MLBits: MLB Exec Departs After Allegations, Mets Owner Interference, Dodgers Projections, MiLB Pay, More

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MLBits: MLB Exec Departs After Allegations, Mets Owner Interference, Dodgers Projections, MiLB Pay, More

Chicago Cubs

Earlier today, the Cubs Assistant Director of Communications, Kevin Saghy, announced on Twitter that he’d be leaving his post at Wrigley Field to become the Senior Director of Social Media at The Ohio State University.

We’ve dealt with Kevin a fair amount over the past few years, and that relationship has been nothing short wonderful. So while we’re sad to watch him go, we send him our congratulations and wish him the best of luck in his new job!

Here’s some news from around the league …

  • The Wall Street Journal dropped the troubling story of how MLB Advanced Media lead Bob Bowman was pushed out of the league following several allegations of general misconduct: “People familiar with the situation said Mr. Bowman verbally abused a co-worker in October, prompting Mr. Manfred to push him out, these people said. That was preceded by a July incident in which Mr. Bowman allegedly shoved an executive with the group that owns the Boston Red Sox.” And unfortunately, it doesn’t end there. Apparently, Bowman “engaged in a patter of behavior” including propositioning female colleagues, having consensual relationships with subordinate co-workers, and promoting a culture of partying and heavy drinking, including this unbelievable accusation:

  • Worse, this apparently wasn’t entirely unknown to those at MLB. In fact, it sounds like former Commissioner Bud Selig was well aware of the misconduct when he was still in charge, but had no interest in addressing it. “What he [Bowman] gave in heartburn was always overshadowed by what he gave in money,” one former high-ranking official said. Yuck. Through a spokesman, Selig declined to comment. You can read far more at the Wall Street Journal.
  • On a more baseball-specific front, the Dodgers ZiPS projections are out and their offense is still terrifying. Led by a three-headed monster of Cody Bellinger (134 wRC+), Justin Turner (126 wRC+), and Corey Seager (124 wRC+), the Dodgers have a total of nine offensive players projected to be above average at the plate, five of whom are projected to have a 114 wRC+ or better. WITH THAT SAID, that top trio (Bellinger, Turner, and Seager) are all projected to be quite a bit “worse” at the plate than they were last season. So keep that in mind.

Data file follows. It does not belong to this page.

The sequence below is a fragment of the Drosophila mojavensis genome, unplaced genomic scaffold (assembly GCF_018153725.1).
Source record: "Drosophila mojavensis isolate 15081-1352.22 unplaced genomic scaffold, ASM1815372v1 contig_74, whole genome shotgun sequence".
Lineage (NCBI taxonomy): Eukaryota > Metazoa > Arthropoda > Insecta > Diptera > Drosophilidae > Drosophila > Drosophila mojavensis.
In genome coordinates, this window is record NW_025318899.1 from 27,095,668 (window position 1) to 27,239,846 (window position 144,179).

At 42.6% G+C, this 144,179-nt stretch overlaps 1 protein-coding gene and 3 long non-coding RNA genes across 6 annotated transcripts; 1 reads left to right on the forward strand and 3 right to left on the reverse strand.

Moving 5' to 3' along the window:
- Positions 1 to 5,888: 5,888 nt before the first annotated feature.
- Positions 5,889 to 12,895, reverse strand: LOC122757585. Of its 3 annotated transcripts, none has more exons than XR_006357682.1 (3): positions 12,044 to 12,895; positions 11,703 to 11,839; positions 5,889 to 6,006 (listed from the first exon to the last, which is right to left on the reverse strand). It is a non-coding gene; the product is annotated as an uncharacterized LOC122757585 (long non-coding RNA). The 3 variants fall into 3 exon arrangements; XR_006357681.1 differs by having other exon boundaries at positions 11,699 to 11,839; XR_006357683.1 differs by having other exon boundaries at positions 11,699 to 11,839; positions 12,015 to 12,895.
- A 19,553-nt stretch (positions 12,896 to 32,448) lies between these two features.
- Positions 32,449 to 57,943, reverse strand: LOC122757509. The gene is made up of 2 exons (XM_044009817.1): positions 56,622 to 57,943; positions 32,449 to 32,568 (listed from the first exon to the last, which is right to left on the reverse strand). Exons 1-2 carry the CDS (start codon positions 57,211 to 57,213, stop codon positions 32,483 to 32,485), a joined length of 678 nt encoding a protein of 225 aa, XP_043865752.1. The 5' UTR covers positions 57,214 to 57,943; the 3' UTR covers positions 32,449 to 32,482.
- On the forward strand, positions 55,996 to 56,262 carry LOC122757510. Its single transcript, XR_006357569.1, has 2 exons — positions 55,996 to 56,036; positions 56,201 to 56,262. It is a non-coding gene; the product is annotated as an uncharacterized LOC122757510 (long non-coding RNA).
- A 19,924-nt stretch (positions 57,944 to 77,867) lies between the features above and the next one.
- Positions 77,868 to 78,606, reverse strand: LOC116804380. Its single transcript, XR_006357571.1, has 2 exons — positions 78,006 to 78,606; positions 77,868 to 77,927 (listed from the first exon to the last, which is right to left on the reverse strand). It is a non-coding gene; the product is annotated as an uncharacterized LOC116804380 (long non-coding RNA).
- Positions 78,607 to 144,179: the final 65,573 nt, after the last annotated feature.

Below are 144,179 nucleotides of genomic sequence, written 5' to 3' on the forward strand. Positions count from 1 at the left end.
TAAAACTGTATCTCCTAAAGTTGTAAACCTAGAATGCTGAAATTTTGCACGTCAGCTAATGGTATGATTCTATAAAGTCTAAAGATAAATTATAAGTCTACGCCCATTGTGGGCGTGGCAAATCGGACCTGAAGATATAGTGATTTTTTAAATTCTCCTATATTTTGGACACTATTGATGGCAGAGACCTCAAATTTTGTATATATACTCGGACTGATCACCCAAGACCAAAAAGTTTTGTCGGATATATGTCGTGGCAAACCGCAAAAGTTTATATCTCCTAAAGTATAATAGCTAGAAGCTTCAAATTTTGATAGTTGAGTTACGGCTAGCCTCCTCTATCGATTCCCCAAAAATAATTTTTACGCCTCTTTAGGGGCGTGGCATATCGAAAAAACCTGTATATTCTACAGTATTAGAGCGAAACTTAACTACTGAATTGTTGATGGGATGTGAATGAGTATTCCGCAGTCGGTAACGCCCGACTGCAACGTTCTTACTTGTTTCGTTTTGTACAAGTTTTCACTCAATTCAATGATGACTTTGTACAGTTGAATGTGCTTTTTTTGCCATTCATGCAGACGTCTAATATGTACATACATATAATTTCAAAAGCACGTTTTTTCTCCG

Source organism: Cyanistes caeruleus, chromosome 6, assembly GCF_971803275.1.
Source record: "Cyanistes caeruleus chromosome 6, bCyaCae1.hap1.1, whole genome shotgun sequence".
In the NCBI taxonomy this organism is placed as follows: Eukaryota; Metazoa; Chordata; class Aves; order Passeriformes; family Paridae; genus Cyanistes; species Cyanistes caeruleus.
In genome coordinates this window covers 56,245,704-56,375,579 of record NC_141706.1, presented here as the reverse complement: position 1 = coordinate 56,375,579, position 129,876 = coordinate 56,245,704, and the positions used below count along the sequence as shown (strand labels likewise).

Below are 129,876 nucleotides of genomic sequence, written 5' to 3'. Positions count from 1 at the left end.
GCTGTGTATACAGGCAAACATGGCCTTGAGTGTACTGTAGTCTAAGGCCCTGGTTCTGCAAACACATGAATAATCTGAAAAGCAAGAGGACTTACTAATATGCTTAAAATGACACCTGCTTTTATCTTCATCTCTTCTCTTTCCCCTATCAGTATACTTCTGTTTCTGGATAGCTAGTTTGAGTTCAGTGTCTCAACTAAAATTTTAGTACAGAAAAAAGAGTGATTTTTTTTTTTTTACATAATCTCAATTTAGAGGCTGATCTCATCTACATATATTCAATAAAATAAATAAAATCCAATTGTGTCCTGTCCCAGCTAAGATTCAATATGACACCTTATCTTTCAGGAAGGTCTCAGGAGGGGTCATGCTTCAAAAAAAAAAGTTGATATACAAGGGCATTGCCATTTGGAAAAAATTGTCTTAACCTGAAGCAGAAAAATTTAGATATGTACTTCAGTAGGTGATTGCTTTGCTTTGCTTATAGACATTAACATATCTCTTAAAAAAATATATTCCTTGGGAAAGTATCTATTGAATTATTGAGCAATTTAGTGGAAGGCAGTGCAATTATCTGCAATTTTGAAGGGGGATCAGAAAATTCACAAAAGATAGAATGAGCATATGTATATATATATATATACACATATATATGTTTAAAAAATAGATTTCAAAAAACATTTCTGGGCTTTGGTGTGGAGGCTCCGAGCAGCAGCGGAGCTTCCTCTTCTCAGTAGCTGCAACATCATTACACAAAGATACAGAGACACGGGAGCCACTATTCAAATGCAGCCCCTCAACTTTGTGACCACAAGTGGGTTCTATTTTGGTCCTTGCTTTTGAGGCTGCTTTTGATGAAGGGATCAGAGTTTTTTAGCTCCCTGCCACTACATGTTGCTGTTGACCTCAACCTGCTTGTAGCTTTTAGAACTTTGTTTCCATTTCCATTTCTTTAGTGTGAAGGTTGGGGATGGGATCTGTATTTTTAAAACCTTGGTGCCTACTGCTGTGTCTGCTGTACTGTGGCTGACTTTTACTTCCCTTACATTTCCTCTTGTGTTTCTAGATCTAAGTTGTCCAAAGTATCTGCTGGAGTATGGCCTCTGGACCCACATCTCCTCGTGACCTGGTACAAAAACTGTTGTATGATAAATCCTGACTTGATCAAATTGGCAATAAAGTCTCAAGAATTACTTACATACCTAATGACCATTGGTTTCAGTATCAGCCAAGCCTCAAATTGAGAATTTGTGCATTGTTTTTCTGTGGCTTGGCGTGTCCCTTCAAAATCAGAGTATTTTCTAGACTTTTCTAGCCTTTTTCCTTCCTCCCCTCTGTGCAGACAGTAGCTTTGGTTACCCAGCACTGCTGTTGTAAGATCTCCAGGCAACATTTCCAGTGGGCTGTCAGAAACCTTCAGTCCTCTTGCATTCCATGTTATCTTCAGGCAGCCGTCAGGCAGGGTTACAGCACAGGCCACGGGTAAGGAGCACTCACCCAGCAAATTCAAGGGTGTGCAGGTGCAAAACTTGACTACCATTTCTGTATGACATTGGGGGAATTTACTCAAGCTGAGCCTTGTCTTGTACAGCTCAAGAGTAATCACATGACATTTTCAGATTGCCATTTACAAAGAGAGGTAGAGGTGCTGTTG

• In case you were wondering, yes, now that the Dodgers’ ZiPS projections have been released, we can take a closer look at Yu Darvish’s projections (free agents are projected on the team they just left for simplicity), which we will soon. Spoilers: He’s projected to be pretty darn good.
  • Be it the Marlins, the Mets, or otherwise, it seems we’ve been too often reminded lately how good Cubs fans have it with the Ricketts Family as owners. In the latest bit of head-scratching news, Mets’ owner Fred Wilpon – whose involvement in the Bernie Madoff Ponzi scheme has been used as a reason to financially cripple the team – is reportedly mad that the Yankees added Giancarlo Stanton. In fact, he’s apparently “pissed every time the Yankees make a move, and he always seems surprised.” Funnier yet, one source said Wilpon believes handing out big contracts is unsustainable and “keeps saying the Yankees can’t keep this model up.” Lol. I think they can, Fred.
  • But it’s not all funny owner nonsense up on the NL side of New York. He also seems to be one of those “hands-on” owners that every team totally needs:

  • Front office says “Nah, no thanks,” and you, the owner, respond with “Take them, anyway!” Yeah, that’s the sustainable model.
  • Oh, and speaking of the Marlins, Dee Gordon, who was the first player traded by the new ownership group, says that what has happened is embarrassing.
  • Although the issue of low Minor League pay has fallen out of the national conversation a bit lately, the problem persists. Essentially, despite working very hard and for many hours, Minor Leaguers are paid far less than the minimum wage because they’re classified – by some (and for now) – as “apprentices” or “interns.” Unfortunately for those players, Minor League Baseball President Pat O’ Conner agrees.
  • In fact, he seems to have a pretty cavalier attitude about minor league work, saying that being a Minor Leaguer isn’t a career choice, it’s just a stop gap, a “three-year” gig for most before they reach the Majors (despite the fact that just 10% of Minor Leaguers play in MLB and it usually takes far longer than three years). And on top of that, he characterizes their work days as mostly leisurely time filled with playing cards and eating sandwiches that he paid for. Not good.
  • Since it’s apparently been our job to ruin your Friday with sad baseball news, I have a little more for you: Legendary Padres broadcaster Dick Enberg has passed away. You can read the Padres official statement here., and watch this:

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Author: Michael Cerami

Michael Cerami covers the Chicago Cubs, Bears, and Bulls at Bleacher Nation. You can find him on Twitter @Michael_Cerami